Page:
Donald Trump today threatened to block AT&T's move to buy entertainment group Time Warner for nearly USD 86 billion, saying deals like these amounted to "too much concentration of power in the hands of too few."
Donald Trump on Sunday threatened to block AT&T’s move to buy entertainment group Time Warner for nearly USD 86 billion, saying deals like these amounted to “too much concentration of power in the hands of too few.”
Trying to turn the massive media deal into a campaign issue, the controversial Republican nominee said, “As an example of the power structure I’m fighting, AT&T is buying Time Warner and thus CNN, a deal we will not approve in my administration because it’s too much concentration of power in the hands of too few.”
During a campaign speech yesterday in Gettysburg, Pennsylvania, Trump also said that if he is elected, his administration would look at breaking up the 2011 merger of Comcast and NBCUniversal.
Trump’s comments have shocked some regulatory experts.
Any merger would have to be reviewed and approved by US federal antitrust regulators.
Republicans are usually supportive of mergers and acquisitions while Democrats are generally more skeptical.
But Trump’s pledge to block the possible AT&T-Time Warner (TWX) transaction breaks with precedent and places him far to the left of President Barack Obama, whose administration approved the Comcast (CCV) deal with numerous conditions, CNN reported.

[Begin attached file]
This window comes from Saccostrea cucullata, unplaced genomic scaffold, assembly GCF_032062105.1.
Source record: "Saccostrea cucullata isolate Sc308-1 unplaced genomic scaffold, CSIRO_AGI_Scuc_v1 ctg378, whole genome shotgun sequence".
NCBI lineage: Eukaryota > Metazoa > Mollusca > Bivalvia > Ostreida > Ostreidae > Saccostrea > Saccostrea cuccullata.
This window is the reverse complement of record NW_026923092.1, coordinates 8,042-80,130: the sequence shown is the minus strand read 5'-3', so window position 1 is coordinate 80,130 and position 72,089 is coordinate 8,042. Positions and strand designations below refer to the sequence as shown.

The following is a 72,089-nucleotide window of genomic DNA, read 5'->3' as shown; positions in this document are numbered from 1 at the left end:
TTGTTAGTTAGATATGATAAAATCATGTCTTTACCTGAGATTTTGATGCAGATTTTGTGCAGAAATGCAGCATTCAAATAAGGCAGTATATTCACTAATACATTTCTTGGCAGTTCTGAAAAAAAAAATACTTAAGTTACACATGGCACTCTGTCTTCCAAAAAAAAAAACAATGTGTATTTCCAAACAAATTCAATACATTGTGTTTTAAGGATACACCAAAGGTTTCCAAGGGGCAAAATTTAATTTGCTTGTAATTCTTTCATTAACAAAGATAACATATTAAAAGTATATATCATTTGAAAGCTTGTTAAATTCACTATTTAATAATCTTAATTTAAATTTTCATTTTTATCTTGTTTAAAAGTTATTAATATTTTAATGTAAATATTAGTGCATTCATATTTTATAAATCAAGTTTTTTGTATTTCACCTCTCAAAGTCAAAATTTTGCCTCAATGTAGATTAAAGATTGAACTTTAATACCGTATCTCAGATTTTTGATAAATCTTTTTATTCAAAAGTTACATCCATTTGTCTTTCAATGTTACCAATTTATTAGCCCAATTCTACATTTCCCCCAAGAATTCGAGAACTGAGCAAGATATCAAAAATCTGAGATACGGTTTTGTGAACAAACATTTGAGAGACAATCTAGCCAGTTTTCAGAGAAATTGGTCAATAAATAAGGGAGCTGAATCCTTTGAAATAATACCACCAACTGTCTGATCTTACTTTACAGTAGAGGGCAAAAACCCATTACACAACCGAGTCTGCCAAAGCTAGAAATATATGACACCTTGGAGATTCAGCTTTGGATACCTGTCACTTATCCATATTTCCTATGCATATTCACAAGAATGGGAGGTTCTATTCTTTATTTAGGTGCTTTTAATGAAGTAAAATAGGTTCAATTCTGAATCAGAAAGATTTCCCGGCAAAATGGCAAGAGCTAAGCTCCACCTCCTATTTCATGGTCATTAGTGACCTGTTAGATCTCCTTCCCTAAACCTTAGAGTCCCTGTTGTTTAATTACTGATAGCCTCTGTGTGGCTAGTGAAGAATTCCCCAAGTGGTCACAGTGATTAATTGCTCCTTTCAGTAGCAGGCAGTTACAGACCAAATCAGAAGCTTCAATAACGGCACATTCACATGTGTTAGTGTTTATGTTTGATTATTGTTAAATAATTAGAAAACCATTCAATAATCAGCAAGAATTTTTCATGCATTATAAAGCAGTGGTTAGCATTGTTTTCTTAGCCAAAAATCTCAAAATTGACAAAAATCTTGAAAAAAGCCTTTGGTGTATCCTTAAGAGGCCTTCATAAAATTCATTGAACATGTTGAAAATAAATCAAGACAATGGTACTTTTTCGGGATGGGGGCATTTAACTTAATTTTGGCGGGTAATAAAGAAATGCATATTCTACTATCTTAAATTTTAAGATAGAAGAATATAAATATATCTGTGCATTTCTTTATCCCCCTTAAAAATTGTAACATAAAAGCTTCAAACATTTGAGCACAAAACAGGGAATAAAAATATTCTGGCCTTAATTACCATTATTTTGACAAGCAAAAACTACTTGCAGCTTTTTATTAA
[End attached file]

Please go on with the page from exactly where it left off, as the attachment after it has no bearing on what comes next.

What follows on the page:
Trump’s comments came in the context of an anti-media tirade.
“It is wholly inappropriate for a president (or a candidate) to tell the attorney general how to decide a case before the Justice Department has a chance to make a recommendation,” Andrew Jay Schwartzman, an attorney who specializes in telecommunications and media policy, said.
The Republican nominee has been fiercely critical of what he says is biased news coverage of his campaign by the American news outlets.
Yesterday, he said “they’re trying desperately to suppress my vote and the voice of the American people.”
So he took aim at the companies, channeling a media critique made by Bernie Sanders during the Democratic primary.
First he blasted the potential AT&T-Time Warner deal, which was met with applause by his supporters.
Then he complained about Jeff Bezos, the CEO of Amazon (AMZN, Tech30) and the owner of the Washington Post.
Trump wrongly said that Amazon “through its ownership controls the Washington Post.”
In fact, Bezos owns the Post separately from his role at Amazon, though some partnerships between the two entities have been forged.
Maybe not coincidentally, Bezos slammed Trump earlier this week, accusing him of “eroding our democracy.”